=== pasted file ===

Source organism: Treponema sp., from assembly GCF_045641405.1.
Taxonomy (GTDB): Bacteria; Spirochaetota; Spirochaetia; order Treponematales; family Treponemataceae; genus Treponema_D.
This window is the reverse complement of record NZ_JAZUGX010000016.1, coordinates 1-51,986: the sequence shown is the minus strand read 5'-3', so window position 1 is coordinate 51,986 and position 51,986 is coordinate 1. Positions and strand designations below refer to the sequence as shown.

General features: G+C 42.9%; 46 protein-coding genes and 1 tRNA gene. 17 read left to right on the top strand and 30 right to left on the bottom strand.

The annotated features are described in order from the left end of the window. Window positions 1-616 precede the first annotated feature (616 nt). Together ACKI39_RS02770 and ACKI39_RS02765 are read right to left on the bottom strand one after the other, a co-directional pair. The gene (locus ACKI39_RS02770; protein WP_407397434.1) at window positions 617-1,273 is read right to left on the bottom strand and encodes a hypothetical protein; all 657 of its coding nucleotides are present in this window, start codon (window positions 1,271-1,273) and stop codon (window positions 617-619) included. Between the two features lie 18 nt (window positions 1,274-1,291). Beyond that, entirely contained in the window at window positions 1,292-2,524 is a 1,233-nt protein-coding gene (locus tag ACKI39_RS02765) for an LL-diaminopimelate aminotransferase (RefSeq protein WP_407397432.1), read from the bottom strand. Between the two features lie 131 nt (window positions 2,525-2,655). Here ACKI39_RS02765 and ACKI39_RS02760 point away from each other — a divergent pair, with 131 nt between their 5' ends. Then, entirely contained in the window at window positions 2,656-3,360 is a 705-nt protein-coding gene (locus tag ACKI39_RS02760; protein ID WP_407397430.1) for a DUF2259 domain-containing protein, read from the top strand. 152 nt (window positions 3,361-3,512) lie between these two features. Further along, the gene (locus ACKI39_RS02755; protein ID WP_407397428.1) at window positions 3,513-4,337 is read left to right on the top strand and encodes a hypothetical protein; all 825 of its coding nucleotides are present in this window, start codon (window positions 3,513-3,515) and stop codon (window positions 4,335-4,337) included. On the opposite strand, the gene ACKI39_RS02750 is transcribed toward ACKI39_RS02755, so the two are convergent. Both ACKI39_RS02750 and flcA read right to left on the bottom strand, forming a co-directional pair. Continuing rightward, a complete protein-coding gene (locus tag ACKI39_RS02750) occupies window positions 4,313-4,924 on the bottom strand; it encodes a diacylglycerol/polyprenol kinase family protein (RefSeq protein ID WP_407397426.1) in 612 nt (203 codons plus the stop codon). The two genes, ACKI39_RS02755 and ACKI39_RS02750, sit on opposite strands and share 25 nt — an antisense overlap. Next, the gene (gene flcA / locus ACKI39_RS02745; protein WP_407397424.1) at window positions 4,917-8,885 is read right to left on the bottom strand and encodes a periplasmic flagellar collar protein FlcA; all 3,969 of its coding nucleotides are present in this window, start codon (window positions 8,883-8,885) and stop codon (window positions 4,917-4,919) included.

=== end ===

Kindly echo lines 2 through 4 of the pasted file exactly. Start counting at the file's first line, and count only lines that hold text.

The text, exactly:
Taxonomy (GTDB): Bacteria; Spirochaetota; Spirochaetia; order Treponematales; family Treponemataceae; genus Treponema_D.
This window is the reverse complement of record NZ_JAZUGX010000016.1, coordinates 1-51,986: the sequence shown is the minus strand read 5'-3', so window position 1 is coordinate 51,986 and position 51,986 is coordinate 1. Positions and strand designations below refer to the sequence as shown.

General features: G+C 42.9%; 46 protein-coding genes and 1 tRNA gene. 17 read left to right on the top strand and 30 right to left on the bottom strand.